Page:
- the derivation of a word.
- a chronological account of the birth and development of a particular word or element of a word, often delineating its spread from one language to another and its evolving changes in form and meaning.
- the study of historical linguistic change, especially as manifested in individual words.
Origin of etymology
Examples from the Web for etymologic
Historical Examples of etymologic
The Prussians are by no means a chivalric race, in the etymologic sense.
There are two opposing influences by which all languages are affected—the etymologic and the phonetic.Dean of Lismore's Book
An odoriferous-enough (etymologic) bouquet could we cull from the names of Flora's children.
Gutschmidt and others deny this etymologic relation of Neith to Athênê.Ten Great Religions
James Freeman Clarke
- the study of the sources and development of words and morphemes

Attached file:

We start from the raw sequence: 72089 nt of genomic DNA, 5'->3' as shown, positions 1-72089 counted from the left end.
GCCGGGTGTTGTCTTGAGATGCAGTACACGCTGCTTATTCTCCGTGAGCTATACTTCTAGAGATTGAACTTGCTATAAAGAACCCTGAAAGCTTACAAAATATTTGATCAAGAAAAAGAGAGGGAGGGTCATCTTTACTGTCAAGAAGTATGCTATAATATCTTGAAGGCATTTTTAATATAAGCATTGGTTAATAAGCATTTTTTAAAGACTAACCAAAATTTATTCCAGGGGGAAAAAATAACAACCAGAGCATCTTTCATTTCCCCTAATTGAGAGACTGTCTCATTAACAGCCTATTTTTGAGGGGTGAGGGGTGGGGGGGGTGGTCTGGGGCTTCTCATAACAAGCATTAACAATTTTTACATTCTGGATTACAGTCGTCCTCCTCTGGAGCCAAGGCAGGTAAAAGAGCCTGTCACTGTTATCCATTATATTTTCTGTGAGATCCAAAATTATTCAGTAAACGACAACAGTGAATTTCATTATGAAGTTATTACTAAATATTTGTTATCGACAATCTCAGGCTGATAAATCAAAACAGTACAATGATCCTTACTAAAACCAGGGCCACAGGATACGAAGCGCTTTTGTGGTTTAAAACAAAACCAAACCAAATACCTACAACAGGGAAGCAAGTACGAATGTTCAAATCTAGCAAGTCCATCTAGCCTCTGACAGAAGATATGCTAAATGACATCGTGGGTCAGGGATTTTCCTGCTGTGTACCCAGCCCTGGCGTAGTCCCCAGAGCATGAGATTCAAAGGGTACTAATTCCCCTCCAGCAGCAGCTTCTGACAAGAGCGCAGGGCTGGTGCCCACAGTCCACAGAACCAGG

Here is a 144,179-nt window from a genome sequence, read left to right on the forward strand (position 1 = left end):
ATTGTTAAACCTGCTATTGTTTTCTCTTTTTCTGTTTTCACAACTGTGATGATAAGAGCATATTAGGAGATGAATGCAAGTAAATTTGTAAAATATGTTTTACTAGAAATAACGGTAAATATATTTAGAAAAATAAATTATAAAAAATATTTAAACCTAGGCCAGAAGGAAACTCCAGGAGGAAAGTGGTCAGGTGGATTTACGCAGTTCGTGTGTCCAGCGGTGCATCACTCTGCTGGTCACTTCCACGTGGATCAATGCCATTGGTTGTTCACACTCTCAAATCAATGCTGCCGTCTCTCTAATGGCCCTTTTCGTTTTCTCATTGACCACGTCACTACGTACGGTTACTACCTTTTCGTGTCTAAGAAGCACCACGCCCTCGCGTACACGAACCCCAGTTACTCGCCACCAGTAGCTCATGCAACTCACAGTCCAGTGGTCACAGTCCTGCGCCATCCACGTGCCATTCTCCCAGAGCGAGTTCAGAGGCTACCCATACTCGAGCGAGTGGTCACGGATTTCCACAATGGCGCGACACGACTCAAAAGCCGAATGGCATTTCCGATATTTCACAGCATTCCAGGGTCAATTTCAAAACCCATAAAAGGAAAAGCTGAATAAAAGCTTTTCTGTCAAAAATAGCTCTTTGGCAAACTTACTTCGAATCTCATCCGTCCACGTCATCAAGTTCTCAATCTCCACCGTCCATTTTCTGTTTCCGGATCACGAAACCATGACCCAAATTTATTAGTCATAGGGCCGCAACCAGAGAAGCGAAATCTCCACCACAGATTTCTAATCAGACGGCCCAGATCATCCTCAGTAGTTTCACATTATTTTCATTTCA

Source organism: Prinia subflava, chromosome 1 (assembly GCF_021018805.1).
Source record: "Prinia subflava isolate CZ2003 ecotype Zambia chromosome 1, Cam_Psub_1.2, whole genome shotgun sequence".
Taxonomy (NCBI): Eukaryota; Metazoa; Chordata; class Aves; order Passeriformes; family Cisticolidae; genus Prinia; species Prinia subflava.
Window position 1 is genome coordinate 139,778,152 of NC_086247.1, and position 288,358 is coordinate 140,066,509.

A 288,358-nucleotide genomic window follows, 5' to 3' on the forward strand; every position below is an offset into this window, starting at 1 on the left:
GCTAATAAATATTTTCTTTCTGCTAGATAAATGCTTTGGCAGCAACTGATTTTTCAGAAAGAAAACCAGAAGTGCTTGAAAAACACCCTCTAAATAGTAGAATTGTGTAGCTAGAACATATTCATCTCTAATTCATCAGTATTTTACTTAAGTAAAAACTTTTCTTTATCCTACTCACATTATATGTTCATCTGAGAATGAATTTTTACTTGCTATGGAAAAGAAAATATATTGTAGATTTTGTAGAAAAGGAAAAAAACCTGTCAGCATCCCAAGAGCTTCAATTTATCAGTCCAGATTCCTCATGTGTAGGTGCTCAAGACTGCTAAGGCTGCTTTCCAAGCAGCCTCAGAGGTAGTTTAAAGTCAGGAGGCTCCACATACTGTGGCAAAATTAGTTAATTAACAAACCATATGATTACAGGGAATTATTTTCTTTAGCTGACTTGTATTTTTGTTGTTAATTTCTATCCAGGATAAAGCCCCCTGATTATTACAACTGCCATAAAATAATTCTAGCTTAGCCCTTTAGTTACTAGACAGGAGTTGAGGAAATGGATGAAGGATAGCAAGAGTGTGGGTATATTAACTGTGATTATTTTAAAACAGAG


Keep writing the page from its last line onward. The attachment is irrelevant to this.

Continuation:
- an account of the source and development of a word or morpheme
Word Origin for etymology
late 14c., ethimolegia "facts of the origin and development of a word," from Old French et(h)imologie (14c., Modern French étymologie), from Latin etymologia, from Greek etymologia, properly "study of the true sense (of a word)," from etymon "true sense" (neuter of etymos "true, real, actual," related to eteos "true") + -logia "study of, a speaking of" (see -logy).
In classical times, of meanings; later, of histories. Latinized by Cicero as veriloquium. As a branch of linguistic science, from 1640s. Related: Etymological; etymologically.